Unlike a basic threaded nut with a through-hole, a blind nut is closed on one side. Due to the difficulty of threading a blind hole to the bottom, a blind nut is often much taller than a through-hole nut and in this way can resemble a standoff. However, a blind nut is open on the attachment side while a standoff is typically open on the extending side.


The general purpose of a blind nut is to have an internal thread that accepts a screw while limiting the displacement of the screw through the panel, and to prevent anything from falling into the assembly. Some thin TVs require mounting threads that are positioned above sensitive electrical components. These components could be damaged if third-party hardware screws are too long. A blind nut prevents this from happening by closing off the bottom of the hole, which protects the internal components.

Cross-section schematic of a blind nut and a screw joining two panels
A TV with a 3rd party wall mounting kit and a set of screws of assorted lengths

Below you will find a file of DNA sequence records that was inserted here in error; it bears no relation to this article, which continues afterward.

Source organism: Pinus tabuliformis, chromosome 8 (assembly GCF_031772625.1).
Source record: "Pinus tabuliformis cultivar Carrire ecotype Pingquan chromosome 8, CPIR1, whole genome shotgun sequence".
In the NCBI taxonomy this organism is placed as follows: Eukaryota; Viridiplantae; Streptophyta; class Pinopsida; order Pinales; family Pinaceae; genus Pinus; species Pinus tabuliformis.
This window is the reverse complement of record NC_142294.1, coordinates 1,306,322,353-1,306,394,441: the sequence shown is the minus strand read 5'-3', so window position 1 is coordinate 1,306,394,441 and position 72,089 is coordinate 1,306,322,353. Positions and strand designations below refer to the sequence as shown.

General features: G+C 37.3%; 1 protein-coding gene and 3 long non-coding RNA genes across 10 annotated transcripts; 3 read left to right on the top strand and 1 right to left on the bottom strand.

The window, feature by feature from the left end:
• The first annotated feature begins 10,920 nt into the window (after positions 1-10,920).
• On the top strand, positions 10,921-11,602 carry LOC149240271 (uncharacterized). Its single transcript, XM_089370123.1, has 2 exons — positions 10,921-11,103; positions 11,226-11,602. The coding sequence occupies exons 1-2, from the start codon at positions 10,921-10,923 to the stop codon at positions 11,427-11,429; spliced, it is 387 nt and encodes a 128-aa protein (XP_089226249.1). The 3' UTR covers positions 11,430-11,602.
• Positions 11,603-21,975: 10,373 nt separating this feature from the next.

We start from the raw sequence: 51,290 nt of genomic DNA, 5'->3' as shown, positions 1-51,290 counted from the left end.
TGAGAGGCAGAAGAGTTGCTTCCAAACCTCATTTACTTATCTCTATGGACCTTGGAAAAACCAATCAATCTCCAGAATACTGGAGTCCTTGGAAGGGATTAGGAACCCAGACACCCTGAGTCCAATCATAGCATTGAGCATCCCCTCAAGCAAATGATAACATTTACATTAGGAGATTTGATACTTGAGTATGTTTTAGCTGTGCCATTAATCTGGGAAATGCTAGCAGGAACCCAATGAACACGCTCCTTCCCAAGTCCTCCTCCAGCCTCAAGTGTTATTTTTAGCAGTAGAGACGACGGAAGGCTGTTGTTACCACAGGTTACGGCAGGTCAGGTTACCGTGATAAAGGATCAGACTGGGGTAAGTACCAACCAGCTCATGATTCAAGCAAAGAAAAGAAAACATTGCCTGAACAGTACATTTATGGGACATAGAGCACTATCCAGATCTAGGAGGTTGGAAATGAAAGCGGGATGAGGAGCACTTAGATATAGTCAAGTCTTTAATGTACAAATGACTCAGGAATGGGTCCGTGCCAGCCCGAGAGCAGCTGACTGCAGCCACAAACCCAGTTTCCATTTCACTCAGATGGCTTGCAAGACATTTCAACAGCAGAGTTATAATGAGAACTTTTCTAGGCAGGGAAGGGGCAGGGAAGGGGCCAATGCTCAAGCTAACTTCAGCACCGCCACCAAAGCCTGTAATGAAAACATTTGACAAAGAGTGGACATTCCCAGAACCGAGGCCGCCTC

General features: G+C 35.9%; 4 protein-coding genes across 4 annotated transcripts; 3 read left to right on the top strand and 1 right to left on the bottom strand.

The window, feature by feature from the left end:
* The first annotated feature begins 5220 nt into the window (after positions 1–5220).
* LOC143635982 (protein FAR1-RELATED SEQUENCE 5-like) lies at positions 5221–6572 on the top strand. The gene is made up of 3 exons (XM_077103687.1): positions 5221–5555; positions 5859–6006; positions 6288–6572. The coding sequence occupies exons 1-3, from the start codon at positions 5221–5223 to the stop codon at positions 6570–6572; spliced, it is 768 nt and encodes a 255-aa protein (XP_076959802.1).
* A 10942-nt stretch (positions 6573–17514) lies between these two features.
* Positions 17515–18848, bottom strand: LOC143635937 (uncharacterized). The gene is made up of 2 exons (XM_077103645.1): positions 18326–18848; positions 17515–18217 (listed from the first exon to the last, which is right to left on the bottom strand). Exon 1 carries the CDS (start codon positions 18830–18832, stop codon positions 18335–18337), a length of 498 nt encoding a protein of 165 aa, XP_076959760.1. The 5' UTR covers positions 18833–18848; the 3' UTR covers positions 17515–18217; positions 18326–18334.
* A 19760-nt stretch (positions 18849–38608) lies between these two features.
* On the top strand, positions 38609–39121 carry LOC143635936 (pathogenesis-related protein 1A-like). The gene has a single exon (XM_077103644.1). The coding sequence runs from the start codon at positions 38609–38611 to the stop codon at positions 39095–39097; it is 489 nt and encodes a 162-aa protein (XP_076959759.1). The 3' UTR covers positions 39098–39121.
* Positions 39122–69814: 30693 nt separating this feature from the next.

TV manufacturers may want safeguards in place to mitigate potential damage due to the use of 3rd party accessories.
Pros and cons between using a blind nut and a regular, through-hole nut
Comparison of mounting hole assemblies using a blind nut or a thru-hole nut.

Alternative Solutions

While blind nuts eliminate the risk of damage from longer screws, the nut itself must be longer in order to maintain the same length of engagement or the same number of threads for a screw to hang onto. This means increasing the thickness of the TV to account for the increased length or using shorter screws in greater number to sustain the same load. Alternatively, through-hole threads minimize length while maximizing the number of threads. Providing a TV mounting kit with specifically designed hardware can also reduce the risk of internal damage. However, without a blind nut thread, there is still potential for dust and debris to enter the assembly.

Common Attachment Technologies

Blind nuts often close off the internals of an assembly to accept a screw from outside the assembly, with most thin walls being metal panels. This is why self clinching is the most common attachment method for blind nuts. In PCB applications that require no through-hole, a blind standoff is more common with either broaching or surface mounted (SMT) attachments. In applications with access to only one side of a panel, blind rivet nuts can be mounted without aggressive deformation of the panel.

Relevant Products from PEM:

See sizes and material varieties of blind nuts in our Product Finder:

To learn more, visit the B Datasheet for self-clinching, blind nuts.

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